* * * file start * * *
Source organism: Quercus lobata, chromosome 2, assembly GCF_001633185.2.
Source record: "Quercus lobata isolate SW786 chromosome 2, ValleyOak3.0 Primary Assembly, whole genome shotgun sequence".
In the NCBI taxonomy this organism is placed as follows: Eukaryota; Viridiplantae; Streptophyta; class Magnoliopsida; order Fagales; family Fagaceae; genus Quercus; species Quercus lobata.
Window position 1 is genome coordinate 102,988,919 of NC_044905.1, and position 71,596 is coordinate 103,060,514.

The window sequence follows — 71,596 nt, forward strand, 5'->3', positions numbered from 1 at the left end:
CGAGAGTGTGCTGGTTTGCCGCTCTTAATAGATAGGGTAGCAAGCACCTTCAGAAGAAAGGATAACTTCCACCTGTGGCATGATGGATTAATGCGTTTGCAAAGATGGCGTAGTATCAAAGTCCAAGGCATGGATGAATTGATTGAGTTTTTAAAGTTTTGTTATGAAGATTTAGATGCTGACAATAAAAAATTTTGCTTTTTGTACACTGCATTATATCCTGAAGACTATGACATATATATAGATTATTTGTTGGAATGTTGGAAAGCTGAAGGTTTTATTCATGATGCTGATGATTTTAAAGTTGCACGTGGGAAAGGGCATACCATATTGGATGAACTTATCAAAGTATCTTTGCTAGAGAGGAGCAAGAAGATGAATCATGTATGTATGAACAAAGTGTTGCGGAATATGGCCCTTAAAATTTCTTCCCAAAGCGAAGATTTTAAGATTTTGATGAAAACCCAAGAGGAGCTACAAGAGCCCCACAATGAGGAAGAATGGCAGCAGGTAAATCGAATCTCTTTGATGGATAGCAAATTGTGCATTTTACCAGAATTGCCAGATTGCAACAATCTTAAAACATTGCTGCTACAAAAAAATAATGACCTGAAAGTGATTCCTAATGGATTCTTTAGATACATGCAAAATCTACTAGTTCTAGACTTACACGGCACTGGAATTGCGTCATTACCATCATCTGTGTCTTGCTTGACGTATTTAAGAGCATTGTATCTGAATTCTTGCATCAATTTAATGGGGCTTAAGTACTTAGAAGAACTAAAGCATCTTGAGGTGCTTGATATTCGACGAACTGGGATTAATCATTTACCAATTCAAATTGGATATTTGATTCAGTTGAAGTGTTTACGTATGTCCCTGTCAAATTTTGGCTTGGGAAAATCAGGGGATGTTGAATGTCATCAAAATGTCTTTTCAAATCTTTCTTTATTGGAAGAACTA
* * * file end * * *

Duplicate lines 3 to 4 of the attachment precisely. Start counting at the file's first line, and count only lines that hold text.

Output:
In the NCBI taxonomy this organism is placed as follows: Eukaryota; Viridiplantae; Streptophyta; class Magnoliopsida; order Fagales; family Fagaceae; genus Quercus; species Quercus lobata.
Window position 1 is genome coordinate 102,988,919 of NC_044905.1, and position 71,596 is coordinate 103,060,514.